a drum of American Indian or Asian origin, commonly played with the hands.
a dully repetitious drumbeat or similar sound.

Also tam-tam.

Origin of tom-tom

First recorded in 1685–95, tom-tom is from the Hindi word ṭamṭam Unabridged Based on the Random House Unabridged Dictionary, © Random House, Inc. 2019

Examples from the Web for tom-tom

Historical Examples of tom-tom

  • They would wring her heart as she heard them in the pauses of the tom-tom.

    Things as They Are

    Amy Wilson-Carmichael

  • Muted cornets, banjos and saxophones were wailing out a tom-tom adagio.

    Erik Dorn

    Ben Hecht

  • Her eye searched the room for a weapon, and found an Indian tom-tom club.

    Brand Blotters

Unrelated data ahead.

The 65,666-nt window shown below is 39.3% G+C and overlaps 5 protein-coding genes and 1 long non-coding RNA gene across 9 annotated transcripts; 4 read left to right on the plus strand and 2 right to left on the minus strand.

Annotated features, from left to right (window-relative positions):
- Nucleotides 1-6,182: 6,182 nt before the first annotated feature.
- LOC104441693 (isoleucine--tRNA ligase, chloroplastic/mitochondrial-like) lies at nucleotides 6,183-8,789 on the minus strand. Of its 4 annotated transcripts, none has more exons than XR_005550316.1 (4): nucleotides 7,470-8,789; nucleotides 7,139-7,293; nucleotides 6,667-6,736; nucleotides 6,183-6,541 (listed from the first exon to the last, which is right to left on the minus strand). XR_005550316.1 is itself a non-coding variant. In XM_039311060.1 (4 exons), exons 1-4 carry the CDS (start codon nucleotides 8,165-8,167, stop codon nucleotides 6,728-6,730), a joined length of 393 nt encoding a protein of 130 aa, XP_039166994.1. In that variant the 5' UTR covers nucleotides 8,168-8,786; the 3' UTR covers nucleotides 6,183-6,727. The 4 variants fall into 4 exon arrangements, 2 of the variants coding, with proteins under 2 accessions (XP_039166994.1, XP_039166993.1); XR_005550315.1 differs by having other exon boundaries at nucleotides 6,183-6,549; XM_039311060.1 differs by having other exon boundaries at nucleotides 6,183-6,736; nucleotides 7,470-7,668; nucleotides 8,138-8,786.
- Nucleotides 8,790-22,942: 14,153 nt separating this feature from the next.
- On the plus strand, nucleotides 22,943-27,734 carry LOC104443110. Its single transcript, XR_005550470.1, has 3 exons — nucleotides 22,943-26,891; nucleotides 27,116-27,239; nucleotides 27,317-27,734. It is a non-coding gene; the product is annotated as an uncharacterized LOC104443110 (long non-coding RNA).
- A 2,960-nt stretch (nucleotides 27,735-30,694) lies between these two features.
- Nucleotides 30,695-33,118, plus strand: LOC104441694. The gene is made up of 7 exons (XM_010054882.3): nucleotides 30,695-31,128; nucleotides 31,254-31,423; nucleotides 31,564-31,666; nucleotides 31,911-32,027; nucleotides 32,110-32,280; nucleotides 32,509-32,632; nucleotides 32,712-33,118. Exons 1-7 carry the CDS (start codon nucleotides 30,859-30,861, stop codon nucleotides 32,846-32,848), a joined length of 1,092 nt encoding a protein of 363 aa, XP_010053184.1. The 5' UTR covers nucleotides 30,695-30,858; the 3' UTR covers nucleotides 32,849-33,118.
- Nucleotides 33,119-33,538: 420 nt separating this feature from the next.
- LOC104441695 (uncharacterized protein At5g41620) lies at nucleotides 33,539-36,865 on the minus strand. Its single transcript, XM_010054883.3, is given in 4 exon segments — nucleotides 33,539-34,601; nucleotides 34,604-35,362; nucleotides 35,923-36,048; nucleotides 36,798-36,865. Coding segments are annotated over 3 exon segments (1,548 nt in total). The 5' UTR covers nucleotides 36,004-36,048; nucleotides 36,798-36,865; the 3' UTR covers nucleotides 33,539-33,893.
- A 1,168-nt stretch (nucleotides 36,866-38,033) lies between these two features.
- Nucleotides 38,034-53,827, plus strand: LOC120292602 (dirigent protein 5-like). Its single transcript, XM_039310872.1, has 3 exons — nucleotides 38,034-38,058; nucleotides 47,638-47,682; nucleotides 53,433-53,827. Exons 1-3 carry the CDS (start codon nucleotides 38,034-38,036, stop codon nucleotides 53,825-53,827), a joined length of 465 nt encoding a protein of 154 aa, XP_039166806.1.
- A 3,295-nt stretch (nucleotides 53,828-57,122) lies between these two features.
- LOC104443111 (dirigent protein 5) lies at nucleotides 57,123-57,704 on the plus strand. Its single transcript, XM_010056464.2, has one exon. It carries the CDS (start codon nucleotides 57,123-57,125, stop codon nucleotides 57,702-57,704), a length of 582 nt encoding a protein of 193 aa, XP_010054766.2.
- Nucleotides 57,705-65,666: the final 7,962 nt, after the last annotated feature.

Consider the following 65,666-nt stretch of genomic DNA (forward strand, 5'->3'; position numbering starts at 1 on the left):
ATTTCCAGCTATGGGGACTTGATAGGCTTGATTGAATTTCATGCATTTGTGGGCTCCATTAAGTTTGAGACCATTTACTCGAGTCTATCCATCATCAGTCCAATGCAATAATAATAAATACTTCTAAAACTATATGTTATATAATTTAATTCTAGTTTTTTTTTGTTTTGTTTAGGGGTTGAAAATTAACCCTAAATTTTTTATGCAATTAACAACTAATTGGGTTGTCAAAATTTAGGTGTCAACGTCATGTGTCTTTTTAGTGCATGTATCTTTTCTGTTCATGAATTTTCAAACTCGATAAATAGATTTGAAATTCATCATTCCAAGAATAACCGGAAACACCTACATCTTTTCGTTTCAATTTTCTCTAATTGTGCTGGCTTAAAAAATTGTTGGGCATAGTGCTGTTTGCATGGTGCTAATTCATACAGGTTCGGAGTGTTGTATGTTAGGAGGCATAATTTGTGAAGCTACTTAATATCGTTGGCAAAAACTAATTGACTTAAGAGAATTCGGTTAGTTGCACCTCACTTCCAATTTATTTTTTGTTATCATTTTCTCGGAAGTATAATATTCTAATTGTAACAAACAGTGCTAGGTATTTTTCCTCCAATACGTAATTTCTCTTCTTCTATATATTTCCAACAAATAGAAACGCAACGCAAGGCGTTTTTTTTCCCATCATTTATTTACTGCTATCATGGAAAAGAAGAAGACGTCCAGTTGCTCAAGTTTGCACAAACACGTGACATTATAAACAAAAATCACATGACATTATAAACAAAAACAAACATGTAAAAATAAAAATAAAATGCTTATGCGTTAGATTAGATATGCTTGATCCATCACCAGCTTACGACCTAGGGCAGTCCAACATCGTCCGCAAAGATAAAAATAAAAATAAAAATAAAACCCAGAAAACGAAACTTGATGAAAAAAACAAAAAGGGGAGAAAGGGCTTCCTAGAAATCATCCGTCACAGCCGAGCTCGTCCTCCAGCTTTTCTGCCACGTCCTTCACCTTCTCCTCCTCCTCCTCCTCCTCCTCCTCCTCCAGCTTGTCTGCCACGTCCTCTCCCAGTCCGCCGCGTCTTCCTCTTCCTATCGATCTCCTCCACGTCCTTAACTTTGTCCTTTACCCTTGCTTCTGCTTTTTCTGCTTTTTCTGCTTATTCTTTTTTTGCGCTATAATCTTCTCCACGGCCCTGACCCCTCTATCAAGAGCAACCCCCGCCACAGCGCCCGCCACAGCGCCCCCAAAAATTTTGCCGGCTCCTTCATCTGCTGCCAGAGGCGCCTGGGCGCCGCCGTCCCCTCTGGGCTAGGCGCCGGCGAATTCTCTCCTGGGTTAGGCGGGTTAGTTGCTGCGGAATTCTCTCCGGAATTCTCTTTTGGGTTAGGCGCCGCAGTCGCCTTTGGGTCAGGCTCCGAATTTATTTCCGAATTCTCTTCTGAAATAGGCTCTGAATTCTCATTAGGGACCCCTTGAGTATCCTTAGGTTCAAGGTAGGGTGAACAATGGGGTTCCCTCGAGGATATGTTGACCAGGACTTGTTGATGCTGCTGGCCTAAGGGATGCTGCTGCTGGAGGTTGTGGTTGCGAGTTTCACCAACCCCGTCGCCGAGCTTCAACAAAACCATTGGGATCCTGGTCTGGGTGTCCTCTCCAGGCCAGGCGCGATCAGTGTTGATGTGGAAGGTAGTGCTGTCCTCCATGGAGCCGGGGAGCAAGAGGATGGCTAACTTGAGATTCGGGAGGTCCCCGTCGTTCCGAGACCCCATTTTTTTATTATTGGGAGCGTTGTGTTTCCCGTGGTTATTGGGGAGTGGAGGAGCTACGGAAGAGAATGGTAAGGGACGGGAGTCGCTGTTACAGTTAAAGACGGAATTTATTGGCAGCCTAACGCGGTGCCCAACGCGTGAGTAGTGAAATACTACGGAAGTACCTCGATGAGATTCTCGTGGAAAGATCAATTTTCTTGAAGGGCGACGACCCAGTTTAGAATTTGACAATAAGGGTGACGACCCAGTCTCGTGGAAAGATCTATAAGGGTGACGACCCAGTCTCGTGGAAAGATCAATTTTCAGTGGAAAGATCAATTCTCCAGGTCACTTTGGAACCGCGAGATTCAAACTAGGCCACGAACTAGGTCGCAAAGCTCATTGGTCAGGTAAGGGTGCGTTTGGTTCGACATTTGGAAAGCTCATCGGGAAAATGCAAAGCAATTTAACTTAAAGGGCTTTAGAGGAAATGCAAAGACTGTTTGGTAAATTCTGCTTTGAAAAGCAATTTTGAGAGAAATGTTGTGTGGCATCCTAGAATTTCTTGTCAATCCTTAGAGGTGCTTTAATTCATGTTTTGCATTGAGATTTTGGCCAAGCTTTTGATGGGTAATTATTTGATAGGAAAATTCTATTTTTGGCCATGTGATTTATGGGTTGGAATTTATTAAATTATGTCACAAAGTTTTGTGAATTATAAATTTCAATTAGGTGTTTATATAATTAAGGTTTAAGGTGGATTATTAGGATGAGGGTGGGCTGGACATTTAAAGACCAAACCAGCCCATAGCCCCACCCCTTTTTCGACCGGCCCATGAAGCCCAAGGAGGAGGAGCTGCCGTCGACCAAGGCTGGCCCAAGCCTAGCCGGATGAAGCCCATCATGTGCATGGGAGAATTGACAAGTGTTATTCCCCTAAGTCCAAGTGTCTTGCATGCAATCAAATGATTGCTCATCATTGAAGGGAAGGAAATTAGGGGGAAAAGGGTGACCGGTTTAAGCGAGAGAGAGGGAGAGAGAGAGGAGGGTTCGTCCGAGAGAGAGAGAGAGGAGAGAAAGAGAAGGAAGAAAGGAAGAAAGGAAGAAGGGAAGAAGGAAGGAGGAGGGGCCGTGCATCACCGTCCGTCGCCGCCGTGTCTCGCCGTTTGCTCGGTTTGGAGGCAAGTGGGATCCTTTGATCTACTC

William MacLeod Raine

  • It was as though his head had become a tom-tom in the hands of fate.

    The Pagan Madonna

    Harold MacGrath

  • Now Smee had found the tom-tom, and was at that moment sitting on it.

    Peter and Wendy

    James Matthew Barrie

British Dictionary definitions for tom-tom



a drum associated either with the American Indians or with Eastern cultures, usually beaten with the hands as a signalling instrument
a standard cylindrical drum, normally with one drumhead
a monotonous drumming or beating sound

verb -toms, -tomming or -tommed

(tr) informal to pass (information, esp gossip) around a community very quickly

Word Origin for tom-tom

C17: from Hindi tamtam, of imitative origin
Collins English Dictionary - Complete & Unabridged 2012 Digital Edition © William Collins Sons & Co. Ltd. 1979, 1986 © HarperCollins Publishers 1998, 2000, 2003, 2005, 2006, 2007, 2009, 2012

Word Origin and History for tom-tom

1690s, "drum" (originally used in India), from Hindi tam-tam, probably of imitative origin (cf. Sinhalese tamat tama and Malay tong-tong).

Online Etymology Dictionary, © 2010 Douglas Harper